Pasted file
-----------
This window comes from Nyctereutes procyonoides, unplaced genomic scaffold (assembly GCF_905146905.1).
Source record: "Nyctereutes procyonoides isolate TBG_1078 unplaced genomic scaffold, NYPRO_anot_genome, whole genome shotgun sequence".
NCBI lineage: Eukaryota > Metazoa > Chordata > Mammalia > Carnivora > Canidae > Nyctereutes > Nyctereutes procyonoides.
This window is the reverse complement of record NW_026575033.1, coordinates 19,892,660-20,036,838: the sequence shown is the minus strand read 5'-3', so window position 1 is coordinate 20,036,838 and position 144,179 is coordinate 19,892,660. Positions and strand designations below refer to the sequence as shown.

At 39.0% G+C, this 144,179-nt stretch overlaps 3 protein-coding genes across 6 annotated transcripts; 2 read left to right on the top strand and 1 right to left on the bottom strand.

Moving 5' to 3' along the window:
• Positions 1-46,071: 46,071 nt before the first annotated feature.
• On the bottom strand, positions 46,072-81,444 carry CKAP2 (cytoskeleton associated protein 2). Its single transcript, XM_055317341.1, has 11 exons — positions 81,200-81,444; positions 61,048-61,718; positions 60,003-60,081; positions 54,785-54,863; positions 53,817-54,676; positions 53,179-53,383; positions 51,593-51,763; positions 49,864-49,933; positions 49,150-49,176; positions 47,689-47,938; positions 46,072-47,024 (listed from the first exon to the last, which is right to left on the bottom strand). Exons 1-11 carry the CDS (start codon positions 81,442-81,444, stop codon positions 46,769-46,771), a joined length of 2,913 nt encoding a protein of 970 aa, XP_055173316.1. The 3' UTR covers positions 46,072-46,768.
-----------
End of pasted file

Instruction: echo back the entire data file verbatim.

This window comes from Nyctereutes procyonoides, unplaced genomic scaffold (assembly GCF_905146905.1).
Source record: "Nyctereutes procyonoides isolate TBG_1078 unplaced genomic scaffold, NYPRO_anot_genome, whole genome shotgun sequence".
NCBI lineage: Eukaryota > Metazoa > Chordata > Mammalia > Carnivora > Canidae > Nyctereutes > Nyctereutes procyonoides.
This window is the reverse complement of record NW_026575033.1, coordinates 19,892,660-20,036,838: the sequence shown is the minus strand read 5'-3', so window position 1 is coordinate 20,036,838 and position 144,179 is coordinate 19,892,660. Positions and strand designations below refer to the sequence as shown.

At 39.0% G+C, this 144,179-nt stretch overlaps 3 protein-coding genes across 6 annotated transcripts; 2 read left to right on the top strand and 1 right to left on the bottom strand.

Moving 5' to 3' along the window:
• Positions 1-46,071: 46,071 nt before the first annotated feature.
• On the bottom strand, positions 46,072-81,444 carry CKAP2 (cytoskeleton associated protein 2). Its single transcript, XM_055317341.1, has 11 exons — positions 81,200-81,444; positions 61,048-61,718; positions 60,003-60,081; positions 54,785-54,863; positions 53,817-54,676; positions 53,179-53,383; positions 51,593-51,763; positions 49,864-49,933; positions 49,150-49,176; positions 47,689-47,938; positions 46,072-47,024 (listed from the first exon to the last, which is right to left on the bottom strand). Exons 1-11 carry the CDS (start codon positions 81,442-81,444, stop codon positions 46,769-46,771), a joined length of 2,913 nt encoding a protein of 970 aa, XP_055173316.1. The 3' UTR covers positions 46,072-46,768.